Have you ever felt “dead” at work? Going through the motions, rote processing, doing just enough to hit the numbers and meet the metrics rather than feeling energized, excited, or engaged at work? Daniel Cable, Pittsburgh native and professor of Organisational Behavior at London Business School, knows how you feel. Surprisingly though, Cable would not advise you to quit your job and find your dream job… at least, not immediately.
Discussions regarding employee engagement often center around what managers and leaders can do to engage their employees and keep them happy and satisfied at work. But, this is only one side of the equation – what can employees do for themselves? After all, every job loses its luster eventually. Below are two practical tips from Cable’s research for taking charge of your own engagement. (*Fist bump*)
Get Close to the “Customer”
Many of our jobs are more like a relay than a solo race. We may not have the benefit of seeing the end product or experiencing the joy of the end. Most of us (metaphorically speaking) pass the baton to another member of the organization long before the finish line; we are only one leg of the race.
When we do not see the full life cycle of our jobs, it is easy to miss the impact of our work. Perhaps we are continually answering the same customer questions, assembling the same part, attending the same meetings, running the same reports or analyses, having the same conversations, and so on. As Cable notes, we get stuck in a “rut of efficiency,” where we do only what we have to do to hit the mark. This can be disheartening, and may cause us to question the value of our work. We wonder, “What is the point of all this? Does it even matter?” These types of questions reflect the early signs of burnout.
Cable suggests that, in order to avoid this slippery slope of meaninglessness, we should dig deep by asking ourselves a few key questions:
What is the purpose of my job (or this project)?
Who am I affecting when I do this well? What happens if I don’t do this well?
These questions require us to do two things. First, they require us to connect our jobs with a purpose. The purpose of our jobs is not the outcome of various individual tasks (i.e., the end-product or result) – it is much bigger than that. Purpose implicates the “why” behind our job. It is the greater good of what we do, if you will. Every job has a specific, valuable purpose, even jobs that seem small. Think about it this way – if your job did not matter, it would not exist.
Second, these questions connect us with the person on the other side of our labor. Whether an external customer or colleague, our work always impacts someone else. “Personalizing” the purpose of our job refreshes our perspective and we can begin to appreciate the meaning behind our efforts.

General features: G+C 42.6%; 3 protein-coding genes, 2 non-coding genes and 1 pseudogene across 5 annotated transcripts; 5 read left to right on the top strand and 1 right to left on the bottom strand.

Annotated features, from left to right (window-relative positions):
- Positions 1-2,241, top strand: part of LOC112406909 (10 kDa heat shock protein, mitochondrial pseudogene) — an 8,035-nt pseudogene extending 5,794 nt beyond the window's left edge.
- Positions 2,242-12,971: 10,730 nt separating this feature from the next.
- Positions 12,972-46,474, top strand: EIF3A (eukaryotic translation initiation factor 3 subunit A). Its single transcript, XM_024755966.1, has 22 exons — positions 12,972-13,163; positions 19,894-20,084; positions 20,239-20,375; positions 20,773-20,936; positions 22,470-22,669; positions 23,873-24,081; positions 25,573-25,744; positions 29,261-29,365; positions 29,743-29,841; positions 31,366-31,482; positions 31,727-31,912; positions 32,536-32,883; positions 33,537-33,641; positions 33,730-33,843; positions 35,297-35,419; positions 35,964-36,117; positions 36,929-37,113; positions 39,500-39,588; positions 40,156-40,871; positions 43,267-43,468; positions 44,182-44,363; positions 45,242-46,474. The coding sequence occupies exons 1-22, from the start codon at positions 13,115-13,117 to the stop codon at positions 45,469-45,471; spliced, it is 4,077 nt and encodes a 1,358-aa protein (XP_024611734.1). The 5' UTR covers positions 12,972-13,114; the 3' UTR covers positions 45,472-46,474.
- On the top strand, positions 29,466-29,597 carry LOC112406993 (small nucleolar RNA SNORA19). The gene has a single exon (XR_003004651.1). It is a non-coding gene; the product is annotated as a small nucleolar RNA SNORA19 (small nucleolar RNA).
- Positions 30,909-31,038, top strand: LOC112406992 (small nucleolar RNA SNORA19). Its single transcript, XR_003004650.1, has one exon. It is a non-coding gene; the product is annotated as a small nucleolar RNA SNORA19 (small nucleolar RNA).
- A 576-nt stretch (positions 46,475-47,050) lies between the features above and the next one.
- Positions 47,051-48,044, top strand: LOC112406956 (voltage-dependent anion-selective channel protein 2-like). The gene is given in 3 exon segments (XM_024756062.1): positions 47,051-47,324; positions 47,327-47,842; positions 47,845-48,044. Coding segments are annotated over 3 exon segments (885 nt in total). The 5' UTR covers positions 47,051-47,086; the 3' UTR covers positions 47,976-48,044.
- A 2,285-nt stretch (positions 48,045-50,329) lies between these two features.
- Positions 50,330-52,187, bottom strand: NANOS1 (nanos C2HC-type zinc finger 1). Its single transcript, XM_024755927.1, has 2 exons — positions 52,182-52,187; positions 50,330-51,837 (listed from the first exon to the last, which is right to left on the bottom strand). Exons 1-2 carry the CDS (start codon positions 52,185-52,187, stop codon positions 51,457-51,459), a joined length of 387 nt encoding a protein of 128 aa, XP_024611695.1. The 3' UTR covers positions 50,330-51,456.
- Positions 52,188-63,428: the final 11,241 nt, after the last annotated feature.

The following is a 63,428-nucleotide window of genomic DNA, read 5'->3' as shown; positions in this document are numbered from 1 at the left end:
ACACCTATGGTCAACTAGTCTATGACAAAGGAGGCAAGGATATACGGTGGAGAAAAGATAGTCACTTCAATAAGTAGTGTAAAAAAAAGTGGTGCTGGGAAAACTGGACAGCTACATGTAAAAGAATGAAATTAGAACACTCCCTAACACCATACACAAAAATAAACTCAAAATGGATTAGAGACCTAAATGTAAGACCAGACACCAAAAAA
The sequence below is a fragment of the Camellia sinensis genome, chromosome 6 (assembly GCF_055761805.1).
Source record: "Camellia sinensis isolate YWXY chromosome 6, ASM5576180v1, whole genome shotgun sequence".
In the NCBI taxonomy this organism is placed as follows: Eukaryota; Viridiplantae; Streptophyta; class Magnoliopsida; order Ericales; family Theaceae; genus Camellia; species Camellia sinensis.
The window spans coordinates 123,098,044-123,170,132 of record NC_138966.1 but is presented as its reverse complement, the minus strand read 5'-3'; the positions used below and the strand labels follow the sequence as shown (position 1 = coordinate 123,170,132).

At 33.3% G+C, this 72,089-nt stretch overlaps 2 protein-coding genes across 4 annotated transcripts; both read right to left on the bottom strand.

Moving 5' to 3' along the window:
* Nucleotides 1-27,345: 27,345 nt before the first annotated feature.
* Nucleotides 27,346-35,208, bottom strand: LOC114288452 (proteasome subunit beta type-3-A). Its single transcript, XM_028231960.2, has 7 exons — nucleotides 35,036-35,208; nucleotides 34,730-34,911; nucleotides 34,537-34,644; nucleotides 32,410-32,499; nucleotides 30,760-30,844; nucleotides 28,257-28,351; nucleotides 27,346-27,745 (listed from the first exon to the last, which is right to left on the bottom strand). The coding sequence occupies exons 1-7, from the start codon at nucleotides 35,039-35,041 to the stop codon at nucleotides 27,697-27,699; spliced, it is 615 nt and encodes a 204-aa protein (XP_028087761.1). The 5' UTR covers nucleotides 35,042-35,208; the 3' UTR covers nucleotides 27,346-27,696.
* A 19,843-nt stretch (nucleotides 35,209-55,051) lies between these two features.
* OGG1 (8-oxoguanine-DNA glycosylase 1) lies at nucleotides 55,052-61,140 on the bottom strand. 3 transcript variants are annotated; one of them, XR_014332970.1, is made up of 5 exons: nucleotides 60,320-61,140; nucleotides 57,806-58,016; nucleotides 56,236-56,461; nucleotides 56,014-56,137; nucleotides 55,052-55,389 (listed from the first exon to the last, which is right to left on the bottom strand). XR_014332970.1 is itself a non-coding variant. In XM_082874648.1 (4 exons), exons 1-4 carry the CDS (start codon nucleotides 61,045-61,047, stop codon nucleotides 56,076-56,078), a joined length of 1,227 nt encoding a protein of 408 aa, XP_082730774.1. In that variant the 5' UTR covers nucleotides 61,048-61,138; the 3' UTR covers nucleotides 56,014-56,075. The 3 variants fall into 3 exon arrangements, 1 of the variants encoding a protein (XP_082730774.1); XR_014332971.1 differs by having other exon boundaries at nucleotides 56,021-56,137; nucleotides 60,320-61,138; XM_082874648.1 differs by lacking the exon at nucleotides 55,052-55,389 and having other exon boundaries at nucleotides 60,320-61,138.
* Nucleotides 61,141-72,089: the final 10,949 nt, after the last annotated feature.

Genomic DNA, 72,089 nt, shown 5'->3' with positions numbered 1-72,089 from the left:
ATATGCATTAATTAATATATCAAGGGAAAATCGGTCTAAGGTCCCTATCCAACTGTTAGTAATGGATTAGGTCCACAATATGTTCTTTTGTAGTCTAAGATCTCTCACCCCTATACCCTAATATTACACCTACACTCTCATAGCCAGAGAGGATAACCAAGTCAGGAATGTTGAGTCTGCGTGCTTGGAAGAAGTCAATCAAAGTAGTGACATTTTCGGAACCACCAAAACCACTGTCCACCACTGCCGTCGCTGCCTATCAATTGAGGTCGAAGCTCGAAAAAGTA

Learn How to Job Craft
Is there a particular aspect of your job that you enjoy, that you do well, and that, even when not required, you tend to do more than what is asked of you? On the flip side, is there a task that you do not enjoy and that you do not do well? Identifying these areas are the beginning of “job crafting.” When we uncover the unique strengths that we bring to the job that benefit the company and/or its customers, we can then partner with our supervisors to engage in those activities more often.
To discover your unique strengths on the job, Cable suggests taking a simply inventory:
What lights you up at work?
What puts you to sleep?
What do you do really well?
After reviewing these questions, we must build a business case for doing more of what we love and less of what we do not. But, how do we get our managers and leaders to go for it? Notably, Cable reminds us that job crafting is not about eliminating all the boring, difficult, or unpleasant aspects of our jobs. Rather, it should be rooted in the positive and meaningful impact we expect to have on the organization’s products and services. With that as our starting point, the conversation becomes much easier. For example:
“I would like to invest this skill/approach in a way that positively impacts quality [or: customer satisfaction, time to fill, production rate, safety]. How can I deliver more for you, using these skills/approaches [aka, strengths]?”
(Note to any leaders reading this post: This is a great exercise that you can encourage your team to complete – individually, for others through 360-type evaluations, or as part of a group effort to discover the team’s complementary strengths and gaps. You can also read our CEO's number one tip to empower and engage your employees.)
As you take charge of your own engagement at work, Cable offers one bit of cautionary advice: be prepared to learn from your mistakes. When you start job crafting and trying out new ideas, even if you are playing to your strengths, you may fail. However, through this failure, you (and your company) can grow. You may discover that you need more training or resources to be successful. Or, perhaps you learn that next time it would better to simulate the new approach before “going live” – putting it in the proverbial sandbox, if you will.
In any case, rest assured that allowing employees to learn from failure is a healthy thing for organizations. When employees and organizations stop innovating and stop failing, they die. Read more about Daniel Cable’s research and wisdom in his book, Alive at Work: The Neuroscience of Helping Your People Love What They Do.